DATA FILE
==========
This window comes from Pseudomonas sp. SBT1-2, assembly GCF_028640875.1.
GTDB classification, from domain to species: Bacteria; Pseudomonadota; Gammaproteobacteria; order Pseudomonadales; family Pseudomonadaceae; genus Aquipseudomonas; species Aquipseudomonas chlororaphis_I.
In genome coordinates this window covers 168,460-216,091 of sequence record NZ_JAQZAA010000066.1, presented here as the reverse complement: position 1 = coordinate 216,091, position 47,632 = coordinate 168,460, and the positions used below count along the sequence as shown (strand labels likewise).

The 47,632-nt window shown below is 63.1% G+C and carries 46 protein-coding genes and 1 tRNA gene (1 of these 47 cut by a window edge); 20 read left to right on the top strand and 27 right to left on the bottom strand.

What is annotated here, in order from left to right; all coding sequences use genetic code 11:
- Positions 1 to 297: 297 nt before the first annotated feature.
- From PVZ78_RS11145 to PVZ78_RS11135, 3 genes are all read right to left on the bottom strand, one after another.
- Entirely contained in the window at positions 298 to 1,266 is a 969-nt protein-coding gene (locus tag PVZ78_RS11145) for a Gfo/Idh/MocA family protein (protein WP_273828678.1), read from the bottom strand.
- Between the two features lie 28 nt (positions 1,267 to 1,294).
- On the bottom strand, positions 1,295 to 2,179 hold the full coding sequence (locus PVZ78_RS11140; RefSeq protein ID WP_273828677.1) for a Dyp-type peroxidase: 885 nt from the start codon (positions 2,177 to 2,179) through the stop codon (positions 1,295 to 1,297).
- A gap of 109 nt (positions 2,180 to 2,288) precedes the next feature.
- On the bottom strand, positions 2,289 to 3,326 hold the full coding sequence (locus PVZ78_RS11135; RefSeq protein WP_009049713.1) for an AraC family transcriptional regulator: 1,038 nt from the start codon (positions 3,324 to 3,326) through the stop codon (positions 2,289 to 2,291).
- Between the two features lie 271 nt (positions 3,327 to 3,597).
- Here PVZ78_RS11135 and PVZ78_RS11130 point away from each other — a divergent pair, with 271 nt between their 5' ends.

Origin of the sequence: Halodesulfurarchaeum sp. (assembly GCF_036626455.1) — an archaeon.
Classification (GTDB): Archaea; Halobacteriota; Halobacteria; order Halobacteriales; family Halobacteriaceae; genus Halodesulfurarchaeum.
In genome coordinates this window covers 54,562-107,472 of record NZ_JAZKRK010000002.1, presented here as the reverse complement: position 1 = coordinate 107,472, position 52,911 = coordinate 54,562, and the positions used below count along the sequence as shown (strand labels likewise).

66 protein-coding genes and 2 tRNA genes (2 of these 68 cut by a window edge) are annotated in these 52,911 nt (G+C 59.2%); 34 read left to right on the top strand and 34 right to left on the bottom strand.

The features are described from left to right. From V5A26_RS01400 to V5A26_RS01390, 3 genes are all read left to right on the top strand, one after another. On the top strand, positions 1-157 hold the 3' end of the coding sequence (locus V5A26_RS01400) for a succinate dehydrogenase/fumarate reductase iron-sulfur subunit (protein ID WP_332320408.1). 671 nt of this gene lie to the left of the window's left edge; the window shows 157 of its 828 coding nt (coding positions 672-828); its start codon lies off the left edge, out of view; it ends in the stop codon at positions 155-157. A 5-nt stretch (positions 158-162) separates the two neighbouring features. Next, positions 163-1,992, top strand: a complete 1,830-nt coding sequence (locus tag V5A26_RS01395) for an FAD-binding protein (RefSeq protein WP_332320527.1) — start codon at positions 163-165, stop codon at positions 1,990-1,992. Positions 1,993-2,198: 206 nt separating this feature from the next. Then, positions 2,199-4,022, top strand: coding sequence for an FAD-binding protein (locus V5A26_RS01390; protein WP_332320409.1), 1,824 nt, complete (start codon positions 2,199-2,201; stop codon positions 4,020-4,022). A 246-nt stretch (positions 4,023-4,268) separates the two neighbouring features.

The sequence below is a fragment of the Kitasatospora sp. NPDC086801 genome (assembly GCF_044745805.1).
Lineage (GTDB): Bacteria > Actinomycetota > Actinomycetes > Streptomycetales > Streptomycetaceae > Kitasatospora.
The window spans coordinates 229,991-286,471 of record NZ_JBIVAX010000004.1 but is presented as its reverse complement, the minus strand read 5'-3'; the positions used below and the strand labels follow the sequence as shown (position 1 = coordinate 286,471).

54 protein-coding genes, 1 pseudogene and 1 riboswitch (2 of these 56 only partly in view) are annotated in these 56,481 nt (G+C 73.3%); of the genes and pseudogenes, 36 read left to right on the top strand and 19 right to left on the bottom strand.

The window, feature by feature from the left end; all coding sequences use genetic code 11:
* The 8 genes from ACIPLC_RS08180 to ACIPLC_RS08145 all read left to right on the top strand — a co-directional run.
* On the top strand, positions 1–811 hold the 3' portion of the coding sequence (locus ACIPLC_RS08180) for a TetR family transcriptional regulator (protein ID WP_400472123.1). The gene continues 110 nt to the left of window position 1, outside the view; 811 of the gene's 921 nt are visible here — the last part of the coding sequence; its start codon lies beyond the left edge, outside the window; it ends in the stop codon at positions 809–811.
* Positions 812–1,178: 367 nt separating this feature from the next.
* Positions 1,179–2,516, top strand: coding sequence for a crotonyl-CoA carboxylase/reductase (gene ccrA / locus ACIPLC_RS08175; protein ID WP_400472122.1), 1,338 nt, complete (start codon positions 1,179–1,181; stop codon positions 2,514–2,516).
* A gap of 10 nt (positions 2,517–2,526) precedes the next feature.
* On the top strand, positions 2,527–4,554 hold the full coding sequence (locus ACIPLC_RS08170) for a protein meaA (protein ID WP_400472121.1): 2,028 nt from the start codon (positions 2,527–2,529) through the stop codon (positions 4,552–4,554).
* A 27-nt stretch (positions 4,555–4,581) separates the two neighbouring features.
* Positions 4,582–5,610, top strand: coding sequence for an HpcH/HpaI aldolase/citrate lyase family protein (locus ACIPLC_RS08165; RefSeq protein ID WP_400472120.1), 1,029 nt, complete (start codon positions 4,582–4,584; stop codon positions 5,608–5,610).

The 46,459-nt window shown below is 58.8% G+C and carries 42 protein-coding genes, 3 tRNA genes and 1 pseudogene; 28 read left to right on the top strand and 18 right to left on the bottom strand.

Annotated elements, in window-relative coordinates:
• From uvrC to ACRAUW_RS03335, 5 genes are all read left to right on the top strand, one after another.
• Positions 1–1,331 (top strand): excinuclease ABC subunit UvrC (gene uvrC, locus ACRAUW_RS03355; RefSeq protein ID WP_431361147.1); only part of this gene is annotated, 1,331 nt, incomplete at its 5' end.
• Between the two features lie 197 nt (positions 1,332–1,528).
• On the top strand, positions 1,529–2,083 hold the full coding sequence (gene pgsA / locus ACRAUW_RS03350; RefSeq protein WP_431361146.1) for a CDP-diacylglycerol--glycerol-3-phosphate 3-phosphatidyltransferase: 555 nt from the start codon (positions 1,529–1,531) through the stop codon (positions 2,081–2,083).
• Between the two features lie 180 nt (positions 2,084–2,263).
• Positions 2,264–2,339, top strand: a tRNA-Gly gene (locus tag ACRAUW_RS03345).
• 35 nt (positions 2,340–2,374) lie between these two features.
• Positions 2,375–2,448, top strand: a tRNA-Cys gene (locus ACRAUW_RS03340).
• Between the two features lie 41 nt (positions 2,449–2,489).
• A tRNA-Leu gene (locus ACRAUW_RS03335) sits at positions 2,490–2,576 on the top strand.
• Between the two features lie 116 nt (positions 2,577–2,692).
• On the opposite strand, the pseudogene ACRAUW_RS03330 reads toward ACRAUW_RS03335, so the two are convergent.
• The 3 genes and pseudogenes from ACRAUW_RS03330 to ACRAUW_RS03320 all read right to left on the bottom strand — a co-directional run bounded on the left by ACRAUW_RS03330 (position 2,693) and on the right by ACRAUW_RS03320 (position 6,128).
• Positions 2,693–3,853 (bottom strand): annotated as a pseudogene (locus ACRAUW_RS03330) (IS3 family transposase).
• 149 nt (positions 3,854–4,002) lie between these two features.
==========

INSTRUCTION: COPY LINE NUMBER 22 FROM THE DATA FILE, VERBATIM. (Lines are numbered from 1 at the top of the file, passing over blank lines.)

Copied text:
The window spans coordinates 229,991-286,471 of record NZ_JBIVAX010000004.1 but is presented as its reverse complement, the minus strand read 5'-3'; the positions used below and the strand labels follow the sequence as shown (position 1 = coordinate 286,471).